Despite a disappointing salmon season and continuous ecosystem-wide change in the Bering Sea region, recent pink salmon runs across the region have been much larger than ever before.
In what is considered a “climate change success story,” pink salmon in the Norton Sound region have been thriving after dropping to severely low numbers in the early 2000s.
Ed Farley, Program Manager for the Ecosystem Monitoring and Assessment Program at the Alaska Fisheries Science Center, presented decades of research that indicate that this is caused by the warmer waters. Farley gave this online presentation during a Strait Science event at UAF Northwest Campus on November 12.
“But the take-home here is that the freshwater and early marine conditions, especially freshwater, are likely driving production, and that warmer appears to be better.”– Ed Farley
Temperatures in the Bering Sea have been rising for a while, and according to research, the warmer temperatures show no signs of stopping. Sea temperatures have been steadily rising, even leading to periodic heatwaves, according to NOAA. This year, sea temperatures were 3 degrees Celsius higher than typical, making 2020 the second lowest minimum sea ice extent. With a decrease in sea ice and a diminishing cold pool, pink salmon are one of very few cases where marine life has benefitted from warming temperatures.
Pink salmon go through a two-year cycle. After spawning they spend one year in freshwater environments until they are a smolt, then spend a year in marine ecosystems until they have reached adult age. Farley says that warmer temperatures in the Bering Sea mean higher metabolism and higher growth rate for salmon, meaning less predation during winter at sea.
“Their metabolism is going to be based on temperatures from the sea, so with food and higher temperatures, we expect them to grow faster, and the faster they grow likely helps them reduce predation risk.”– Ed Farley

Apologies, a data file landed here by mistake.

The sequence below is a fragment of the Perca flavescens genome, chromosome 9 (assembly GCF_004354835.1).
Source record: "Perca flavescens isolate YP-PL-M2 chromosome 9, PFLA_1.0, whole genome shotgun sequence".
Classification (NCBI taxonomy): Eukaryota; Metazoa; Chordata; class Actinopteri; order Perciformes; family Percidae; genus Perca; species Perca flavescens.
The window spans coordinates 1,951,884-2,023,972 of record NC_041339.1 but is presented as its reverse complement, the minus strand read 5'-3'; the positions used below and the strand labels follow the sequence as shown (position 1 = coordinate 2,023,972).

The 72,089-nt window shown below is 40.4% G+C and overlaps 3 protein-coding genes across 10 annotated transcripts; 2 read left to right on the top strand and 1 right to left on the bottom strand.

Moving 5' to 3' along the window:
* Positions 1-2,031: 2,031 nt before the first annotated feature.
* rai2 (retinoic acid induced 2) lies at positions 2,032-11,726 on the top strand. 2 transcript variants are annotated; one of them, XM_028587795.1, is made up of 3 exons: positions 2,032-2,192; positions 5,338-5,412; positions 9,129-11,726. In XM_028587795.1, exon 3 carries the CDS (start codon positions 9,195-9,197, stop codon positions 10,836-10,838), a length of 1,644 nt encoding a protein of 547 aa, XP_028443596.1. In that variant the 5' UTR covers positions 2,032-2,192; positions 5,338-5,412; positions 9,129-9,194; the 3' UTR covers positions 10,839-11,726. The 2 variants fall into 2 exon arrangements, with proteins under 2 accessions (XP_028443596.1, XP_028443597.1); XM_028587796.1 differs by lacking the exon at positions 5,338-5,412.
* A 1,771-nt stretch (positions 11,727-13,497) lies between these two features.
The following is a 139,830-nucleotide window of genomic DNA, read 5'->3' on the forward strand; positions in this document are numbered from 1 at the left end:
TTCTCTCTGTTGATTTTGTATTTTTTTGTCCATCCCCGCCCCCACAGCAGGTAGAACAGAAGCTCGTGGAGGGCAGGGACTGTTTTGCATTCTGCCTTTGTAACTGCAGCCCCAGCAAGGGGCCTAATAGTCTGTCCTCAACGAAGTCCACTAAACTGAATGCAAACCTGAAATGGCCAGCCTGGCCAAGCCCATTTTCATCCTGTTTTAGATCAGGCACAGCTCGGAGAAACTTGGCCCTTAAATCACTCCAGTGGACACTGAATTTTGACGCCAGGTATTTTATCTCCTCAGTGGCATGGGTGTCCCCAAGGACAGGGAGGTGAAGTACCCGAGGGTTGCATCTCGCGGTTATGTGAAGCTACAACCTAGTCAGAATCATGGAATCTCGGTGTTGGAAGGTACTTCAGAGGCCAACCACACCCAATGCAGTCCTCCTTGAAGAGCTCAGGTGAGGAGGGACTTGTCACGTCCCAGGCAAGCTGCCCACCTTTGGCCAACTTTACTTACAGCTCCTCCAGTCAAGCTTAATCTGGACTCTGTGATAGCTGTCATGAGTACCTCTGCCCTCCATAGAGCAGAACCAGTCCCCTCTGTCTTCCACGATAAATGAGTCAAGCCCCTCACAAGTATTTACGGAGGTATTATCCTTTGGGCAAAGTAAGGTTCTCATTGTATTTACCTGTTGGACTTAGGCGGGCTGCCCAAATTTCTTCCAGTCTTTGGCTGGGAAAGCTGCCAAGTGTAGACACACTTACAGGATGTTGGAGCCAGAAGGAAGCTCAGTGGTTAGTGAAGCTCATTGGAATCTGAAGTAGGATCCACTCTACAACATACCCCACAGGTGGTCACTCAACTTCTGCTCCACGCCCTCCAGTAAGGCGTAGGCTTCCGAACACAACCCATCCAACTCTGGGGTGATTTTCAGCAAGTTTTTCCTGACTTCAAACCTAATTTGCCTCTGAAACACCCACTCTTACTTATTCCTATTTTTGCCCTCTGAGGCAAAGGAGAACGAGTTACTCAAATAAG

Although pink salmon are benefitting from the rise in water temperatures, other species of salmon are not showing the same increase in numbers as pinks. Farley says that more research needs to be done on species like coho salmon to see how both water temperatures and greater numbers of pink salmon may impact them. But for now, it seems that there is little correlation.
“I know that we looked at coho salmon diets, and there doesn’t seem to be much overlap with the pink salmon diets, and so as far as what’s happening after they leave that shelf area in the Northern Bering Sea if there’s any competition, I’m not sure. I know that we’re trying to look more into coho right now.”– Ed Farley
The pink salmon juvenile index will help researchers determine expected numbers for runs next year. Farley says that the Alaska Fisheries Center is performing more research in the near future to determine how these warmer temperatures may impact the runs of other species of salmon.
Image at top: A cluster of pink salmon. Photo courtesy of NOAA Fisheries (2020).